This is the secret to a lifestyle of worship; doing everything as unto the Lord. Work becomes worship when you dedicate it to God, and perform it with an awareness of his presence. The Message paraphrase of Romans 12:1 says "Take your everyday, ordinary life -- your sleeping, eating, going-to-work, and walking-around life -- and place it before God as an offering."
When I first fell in love with my wife, I thought of her constantly: while eating breakfast, driving to school, attending class, waiting in line at the market, pumping gas -- I could not stop thinking about this woman! I often talked to myself about her, and thought about all the things I loved about her. This helped me feel close to Kay even though we lived several hundred apart from each other and attended different colleges. By constantly thinking of her, I was abiding in her love.
The lifestyle of worship is just falling in love with Jesus. Two classic books can teach you how. The first, from the 17th century, is The Practice of the Presence of God by Brother Lawrence, a humble cook in a French monastery. Brother Lawrence was able to turn even the most commonplace and menial tasks, like preparing meals and washing dishes into acts of praise and communion with God.
The key to friendship with God, he said, was not changing what you do, but in changing your attitude toward what you do. What you normally do for yourself, you begin doing for God, whether it is eating, bathing, working, relaxing, or taking out the trash!
Today we often feel we must "get away" from our daily routine in order to worship God, but that is only because we haven’t learned to practice his presence all the time. Brother Lawrence found it so easy to worship God through the common tasks of life, he didn’t have to go away for special spiritual retreats.
This is God’s ideal. In Eden, worship was not an event to attend, but a perpetual attitude; Adam and Eve were in constant communion with God. Since God is with you all the time, no place is any closer to God than the place where you are right now. The Bible says, "He rules everything and is everywhere and is in everything."
Another of Brother Lawrence’s helpful ideas was to pray shorter conversational prayers continually throughout the day, rather than trying to pray long sessions of complex prayers. To maintain focus, and counteract wandering thoughts, he said "I do not advise you to use a great multiplicity of words in prayer, since long discourses are often the occasions for wandering." In an age of attention deficit, this 450-year-old suggestion to keep it simple seems to be particularly relevant.
Many Christians use "Breath Prayers" throughout their day. You choose a brief sentence, or a simple phrase that can be repeated to Jesus in one breath: "You are with me." "I receive your grace." "I’m depending on you." "I want to know you." "I belong to you." "Help me trust you." You can also use a short phrase of Scripture: "For me to live is Christ." "You will never leave me." "You are my God." Pray it as often as possible so it is rooted deeply into your heart. Just be sure that your motive is to honor God, not control him.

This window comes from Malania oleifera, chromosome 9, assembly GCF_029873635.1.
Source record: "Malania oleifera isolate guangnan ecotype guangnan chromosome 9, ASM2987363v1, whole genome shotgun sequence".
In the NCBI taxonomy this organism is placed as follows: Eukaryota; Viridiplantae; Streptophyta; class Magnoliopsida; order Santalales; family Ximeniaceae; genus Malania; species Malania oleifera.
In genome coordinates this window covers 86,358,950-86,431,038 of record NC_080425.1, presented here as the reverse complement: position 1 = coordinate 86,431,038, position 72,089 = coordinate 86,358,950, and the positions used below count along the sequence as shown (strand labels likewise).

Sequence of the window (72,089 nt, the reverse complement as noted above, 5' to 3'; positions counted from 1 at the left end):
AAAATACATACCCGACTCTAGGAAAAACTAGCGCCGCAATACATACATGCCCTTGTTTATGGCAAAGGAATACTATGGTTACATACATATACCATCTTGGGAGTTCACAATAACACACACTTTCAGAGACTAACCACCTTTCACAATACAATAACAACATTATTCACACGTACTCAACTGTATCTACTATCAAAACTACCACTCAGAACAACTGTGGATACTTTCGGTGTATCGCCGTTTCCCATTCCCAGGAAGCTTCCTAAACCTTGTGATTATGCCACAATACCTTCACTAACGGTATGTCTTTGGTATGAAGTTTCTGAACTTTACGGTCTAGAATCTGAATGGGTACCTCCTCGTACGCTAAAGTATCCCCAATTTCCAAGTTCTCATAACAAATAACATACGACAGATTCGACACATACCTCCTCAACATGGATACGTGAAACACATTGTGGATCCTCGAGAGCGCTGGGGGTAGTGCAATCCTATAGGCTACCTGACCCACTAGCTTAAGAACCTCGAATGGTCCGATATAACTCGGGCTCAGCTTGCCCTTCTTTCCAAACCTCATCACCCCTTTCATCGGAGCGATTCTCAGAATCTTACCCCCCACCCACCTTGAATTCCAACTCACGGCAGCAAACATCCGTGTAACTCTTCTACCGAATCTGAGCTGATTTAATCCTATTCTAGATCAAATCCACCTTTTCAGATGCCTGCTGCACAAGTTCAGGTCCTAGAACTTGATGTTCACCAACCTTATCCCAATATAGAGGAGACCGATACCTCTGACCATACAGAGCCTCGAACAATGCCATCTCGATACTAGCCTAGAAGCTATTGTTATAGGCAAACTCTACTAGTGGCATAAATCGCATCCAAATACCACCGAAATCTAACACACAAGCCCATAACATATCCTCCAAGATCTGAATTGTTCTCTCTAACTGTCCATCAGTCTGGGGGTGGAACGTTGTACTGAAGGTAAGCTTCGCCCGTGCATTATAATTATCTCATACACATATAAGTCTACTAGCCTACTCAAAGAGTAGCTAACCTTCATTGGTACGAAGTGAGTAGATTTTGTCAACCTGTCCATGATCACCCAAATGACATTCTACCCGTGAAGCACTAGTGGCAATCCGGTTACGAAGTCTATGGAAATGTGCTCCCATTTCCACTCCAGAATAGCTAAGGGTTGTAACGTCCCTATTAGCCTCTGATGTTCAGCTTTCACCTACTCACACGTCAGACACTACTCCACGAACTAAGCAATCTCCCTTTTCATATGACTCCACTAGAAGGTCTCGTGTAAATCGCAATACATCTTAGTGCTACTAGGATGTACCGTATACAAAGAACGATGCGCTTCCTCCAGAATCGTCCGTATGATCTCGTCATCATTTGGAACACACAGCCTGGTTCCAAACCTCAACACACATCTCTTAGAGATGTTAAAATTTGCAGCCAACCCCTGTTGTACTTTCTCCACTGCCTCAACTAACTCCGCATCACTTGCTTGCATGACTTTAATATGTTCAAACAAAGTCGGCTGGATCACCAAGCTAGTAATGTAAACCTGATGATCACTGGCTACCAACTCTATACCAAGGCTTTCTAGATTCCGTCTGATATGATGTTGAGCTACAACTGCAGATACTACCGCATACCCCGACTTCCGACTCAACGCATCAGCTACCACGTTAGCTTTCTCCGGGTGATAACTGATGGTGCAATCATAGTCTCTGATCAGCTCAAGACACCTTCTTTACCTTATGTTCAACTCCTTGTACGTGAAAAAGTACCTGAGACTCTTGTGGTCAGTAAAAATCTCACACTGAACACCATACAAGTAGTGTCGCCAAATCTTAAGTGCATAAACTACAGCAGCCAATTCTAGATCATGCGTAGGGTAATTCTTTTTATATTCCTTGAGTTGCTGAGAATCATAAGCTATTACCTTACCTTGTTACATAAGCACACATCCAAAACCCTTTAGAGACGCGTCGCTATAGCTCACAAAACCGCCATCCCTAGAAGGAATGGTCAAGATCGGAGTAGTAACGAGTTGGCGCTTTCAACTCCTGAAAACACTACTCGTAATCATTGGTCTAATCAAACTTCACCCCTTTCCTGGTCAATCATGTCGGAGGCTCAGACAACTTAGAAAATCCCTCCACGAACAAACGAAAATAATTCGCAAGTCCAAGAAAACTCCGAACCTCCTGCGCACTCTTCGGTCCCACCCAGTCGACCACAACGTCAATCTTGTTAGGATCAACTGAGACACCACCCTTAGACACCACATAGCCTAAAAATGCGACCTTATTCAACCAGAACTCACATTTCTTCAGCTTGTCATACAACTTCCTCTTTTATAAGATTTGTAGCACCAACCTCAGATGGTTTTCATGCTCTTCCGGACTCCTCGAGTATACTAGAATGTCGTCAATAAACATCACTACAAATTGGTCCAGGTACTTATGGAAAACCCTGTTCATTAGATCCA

"O God, we give glory to you all day long and constantly praise your name."
"Pray all the time."
The fastest way to reconnect with God throughout your day is to pause and be silent for a few second. Stop what you are doing, look around you with new awareness, and listen in silence for the voice of God. Silence honors God and allows us to hear him speak to our hearts. If you love God, you’ll listen to him.
Practicing the presence of God is a skill, a habit you can develop. Just as musicians practice scales everyday in order to play beautiful music with ease, you must force yourself to think about God at different times in your day. You must train your mind to remember God.
At first, you’ll need to create reminders to regularly bring your thoughts back to the awareness that God is with you in that moment. Over time, it will be more natural to think about God more often, talk with God about everything, and sense his presence everywhere.
Another classic is Frank Laubach’s booklet, The Game With Minutes. Laubach, founder of the World Literacy Movement, began to play a game with himself to see how often in a day he could remember that God was with him. He set a goal of thinking about God’s presence at least once every half hour and developed reminders to help him do so. He then progressed to thinking about God once every 15 minutes. Eventually, his awareness of God became so ingrained that he talked with God constantly about every person he saw and every circumstance he experienced.
If this seems impossible, remember it’s a habit you develop with practice. Like all relationships, a friendship with God takes time. You don’t build it overnight. Begin by placing visual reminders around you. You might post little notes that say "God is with me and for me right now!"
Benedictine monks use the hourly chimes of a clock to remind them to pause and pray "the hour prayer."
If you have a watch or cell phone with an alarm you could do the same. If Muslims pause to kneel and pray 5 times a day, why can’t we? Sometimes you’ll sense his presence, other times you won’t. Your goal is not a feeling, but a continual awareness of the reality that God is always present.
If you are seeking an experience of his presence through all of this, you’ve missed the point. God cannot be controlled or manipulated for your pleasure. You exist for his pleasure. We don’t praise God to feel good but to do good.